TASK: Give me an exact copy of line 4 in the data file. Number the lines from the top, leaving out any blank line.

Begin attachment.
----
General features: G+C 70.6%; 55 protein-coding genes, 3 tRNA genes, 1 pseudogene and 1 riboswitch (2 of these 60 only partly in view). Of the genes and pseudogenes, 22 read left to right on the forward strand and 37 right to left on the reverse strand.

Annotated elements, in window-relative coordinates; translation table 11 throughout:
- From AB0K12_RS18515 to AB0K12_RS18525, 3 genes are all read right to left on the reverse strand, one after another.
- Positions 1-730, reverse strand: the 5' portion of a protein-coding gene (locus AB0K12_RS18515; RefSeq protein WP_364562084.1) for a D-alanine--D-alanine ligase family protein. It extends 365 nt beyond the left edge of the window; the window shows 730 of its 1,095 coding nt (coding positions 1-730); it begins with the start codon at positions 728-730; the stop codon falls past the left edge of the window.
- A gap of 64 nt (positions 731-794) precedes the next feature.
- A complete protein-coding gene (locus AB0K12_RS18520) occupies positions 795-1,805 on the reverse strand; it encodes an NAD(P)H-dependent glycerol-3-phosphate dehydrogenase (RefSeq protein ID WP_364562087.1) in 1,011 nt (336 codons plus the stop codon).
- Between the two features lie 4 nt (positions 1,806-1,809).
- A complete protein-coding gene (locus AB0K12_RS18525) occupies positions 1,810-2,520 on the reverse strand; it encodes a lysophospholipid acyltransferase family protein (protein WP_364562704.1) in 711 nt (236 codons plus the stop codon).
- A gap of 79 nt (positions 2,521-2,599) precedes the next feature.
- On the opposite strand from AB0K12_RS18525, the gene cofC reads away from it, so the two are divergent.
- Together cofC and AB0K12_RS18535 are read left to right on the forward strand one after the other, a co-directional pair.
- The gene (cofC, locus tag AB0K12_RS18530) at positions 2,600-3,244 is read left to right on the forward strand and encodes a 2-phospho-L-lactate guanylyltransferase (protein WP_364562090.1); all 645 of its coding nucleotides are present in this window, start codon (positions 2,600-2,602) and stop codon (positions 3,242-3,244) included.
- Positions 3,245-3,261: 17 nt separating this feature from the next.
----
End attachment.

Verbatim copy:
- Positions 1-730, reverse strand: the 5' portion of a protein-coding gene (locus AB0K12_RS18515; RefSeq protein WP_364562084.1) for a D-alanine--D-alanine ligase family protein. It extends 365 nt beyond the left edge of the window; the window shows 730 of its 1,095 coding nt (coding positions 1-730); it begins with the start codon at positions 728-730; the stop codon falls past the left edge of the window.